* * * * *
He crept up to the table, where one little pale blue flame flickered
in the snap-dragon dish.
"What a pity it should go out!" said Harry. At this moment the brandy
bottle on the sideboard caught his eye.
"Just a little more," murmured Harry to himself; and he uncorked the
bottle, and poured a little brandy on to the flame.
Now, of course, as soon as the brandy touched the fire, all the brandy
in the bottle blazed up at once, and the bottle split to pieces; and
it was very fortunate for Harry that he did not get seriously hurt. A
little of the hot brandy did get into his eyes, and made them smart,
so that he had to shut them for a few seconds.
But when he opened them again what a sight he saw! All over the room
the blue flames leaped and danced as they had leaped and danced in the
soup-plate with the raisins. And Harry saw that each successive flame
was the fold in the long body of a bright-blue Dragon, which moved
like the body of a snake. And the room was full of these Dragons. In
the face they were like the dragons one sees made of very old blue and
white china; and they had forked tongues like the tongues of serpents.
They were most beautiful in color, being sky-blue. Lobsters who have
just changed their coats are very handsome, but the violet and indigo
of a lobster's coat is nothing to the brilliant sky-blue of a
How they leaped about! They were forever leaping over each other like
seals at play. But if it was "play" at all with them, it was of a very
rough kind; for as they jumped, they snapped and barked at each other,
and their barking was like that of the barking Gnu in the Zoological
Gardens; and from time to time they tore the hair out of each other's
heads with their claws, and scattered it about the floor. And as it
dropped it was like the flecks of flame people shake from their
fingers when they are eating snap-dragon raisins.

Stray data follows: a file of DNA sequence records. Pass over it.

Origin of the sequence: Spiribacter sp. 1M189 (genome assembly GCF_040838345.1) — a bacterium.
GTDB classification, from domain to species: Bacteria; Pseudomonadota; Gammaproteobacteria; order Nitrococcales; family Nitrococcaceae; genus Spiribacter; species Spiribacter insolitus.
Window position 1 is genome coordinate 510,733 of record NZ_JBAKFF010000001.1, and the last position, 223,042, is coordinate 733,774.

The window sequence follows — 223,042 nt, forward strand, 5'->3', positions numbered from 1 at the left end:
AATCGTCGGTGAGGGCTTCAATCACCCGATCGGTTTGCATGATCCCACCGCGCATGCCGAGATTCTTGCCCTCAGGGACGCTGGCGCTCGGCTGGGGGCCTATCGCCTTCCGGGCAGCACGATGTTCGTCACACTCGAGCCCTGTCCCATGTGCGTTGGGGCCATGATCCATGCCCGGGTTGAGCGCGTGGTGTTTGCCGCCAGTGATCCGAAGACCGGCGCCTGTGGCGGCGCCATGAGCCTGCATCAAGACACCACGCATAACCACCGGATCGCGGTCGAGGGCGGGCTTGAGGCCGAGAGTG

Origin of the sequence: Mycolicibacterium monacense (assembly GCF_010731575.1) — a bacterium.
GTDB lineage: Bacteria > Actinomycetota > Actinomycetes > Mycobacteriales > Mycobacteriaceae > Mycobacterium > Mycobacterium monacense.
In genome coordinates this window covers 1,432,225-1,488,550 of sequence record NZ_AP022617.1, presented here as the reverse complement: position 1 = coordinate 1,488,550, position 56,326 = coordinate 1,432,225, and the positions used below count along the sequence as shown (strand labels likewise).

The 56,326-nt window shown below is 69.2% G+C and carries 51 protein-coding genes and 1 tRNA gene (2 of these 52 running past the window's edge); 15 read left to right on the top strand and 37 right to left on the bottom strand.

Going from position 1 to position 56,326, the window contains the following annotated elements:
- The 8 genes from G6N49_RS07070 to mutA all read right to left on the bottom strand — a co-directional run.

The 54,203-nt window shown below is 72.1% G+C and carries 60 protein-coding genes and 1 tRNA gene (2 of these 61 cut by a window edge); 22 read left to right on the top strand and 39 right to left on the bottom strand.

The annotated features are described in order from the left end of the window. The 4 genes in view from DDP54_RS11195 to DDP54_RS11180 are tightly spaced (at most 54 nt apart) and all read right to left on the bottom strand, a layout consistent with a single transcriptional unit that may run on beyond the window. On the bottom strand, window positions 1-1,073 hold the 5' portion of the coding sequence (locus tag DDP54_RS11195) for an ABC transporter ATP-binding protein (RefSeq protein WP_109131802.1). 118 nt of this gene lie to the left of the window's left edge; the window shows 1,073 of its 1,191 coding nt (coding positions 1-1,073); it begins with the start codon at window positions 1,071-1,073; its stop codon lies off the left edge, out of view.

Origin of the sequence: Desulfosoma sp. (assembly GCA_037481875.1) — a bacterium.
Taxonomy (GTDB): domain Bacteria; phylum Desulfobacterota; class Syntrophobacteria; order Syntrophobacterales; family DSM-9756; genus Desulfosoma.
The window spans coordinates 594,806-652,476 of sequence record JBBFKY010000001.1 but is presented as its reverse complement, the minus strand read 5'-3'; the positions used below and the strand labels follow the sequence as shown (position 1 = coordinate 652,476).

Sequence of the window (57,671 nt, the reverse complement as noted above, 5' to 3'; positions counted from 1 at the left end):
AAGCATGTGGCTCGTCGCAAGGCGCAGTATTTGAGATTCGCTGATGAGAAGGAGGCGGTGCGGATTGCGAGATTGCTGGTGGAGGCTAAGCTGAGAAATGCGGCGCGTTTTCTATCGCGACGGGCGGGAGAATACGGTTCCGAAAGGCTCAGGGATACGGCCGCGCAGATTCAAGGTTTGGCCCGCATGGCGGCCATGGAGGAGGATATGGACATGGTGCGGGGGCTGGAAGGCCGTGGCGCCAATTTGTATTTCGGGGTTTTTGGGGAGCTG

Harry stood aghast.
"What fun!" said a voice close by him; and he saw that one of the
Dragons was lying near, and not joining in the game. He had lost one
of the forks of his tongue by accident, and could not bark for a
"I'm glad you think it funny," said Harry; "I don't."
"That's right. Snap away!" sneered the Dragon. "You're a perfect
treasure. They'll take you in with them the third round."
"Not those creatures?" cried Harry.
"Yes, those creatures. And if I hadn't lost my bark, I'd be the first
to lead you off," said the Dragon. "Oh, the game will exactly suit
"What is it, please?" Harry asked.
"You'd better not say 'please' to the others," said the Dragon, "if
you don't want to have all your hair pulled out. The game is this: You
have always to be jumping over somebody else, and you must either talk
or bark. If anybody speaks to you, you must snap in return. I need not
explain what snapping is. You know. If any one by accident gives
a civil answer, a clawful of hair is torn out of his head to stimulate
his brain. Nothing can be funnier."
"I dare say it suits you capitally," said Harry; "but I'm sure we
shouldn't like it. I mean men and women and children. It wouldn't do
for us at all."
"Wouldn't it?" said the Dragon. "You don't know how many human beings
dance with Dragons on Christmas Eve. If we are kept going in a house
till after midnight, we can pull people out of their beds, and take
them to dance in Vesuvius."
"Vesuvius!" cried Harry.
"Yes, Vesuvius. We come from Italy originally, you know. Our skins are
the color of the Bay of Naples. We live on dry grapes and ardent
spirits. We have glorious fun in the mountain sometimes. Oh! what
snapping, and scratching, and tearing! Delicious! There are times when
the squabbling becomes too great, and Mother Mountain won't stand it,
and spits us all out, and throws cinders after us. But this is only at
times. We had a charming meeting last year. So many human beings, and
how they can snap! It was a choice party. So very select. We always
have plenty of saucy children, and servants. Husbands and wives, too,
and quite as many of the former as the latter, if not more. But
besides these, we had two vestry-men, a country postmaster, who
devoted his talents to insulting the public instead of to learning the
postal regulations, three cabmen and two 'fares,' two young shop-girls
from a Berlin wool shop in a town where there was no competition, four
commercial travellers, six landladies, six Old Bailey lawyers, several
widows from almshouses, seven single gentlemen, and nine cats, who
swore at everything; a dozen sulphur-colored screaming cockatoos; a
lot of street children from a town; a pack of mongrel curs from the
colonies, who snapped at the human beings' heels, and five elderly
ladies in their Sunday bonnets, with prayer-books, who had been
fighting for good seats in church."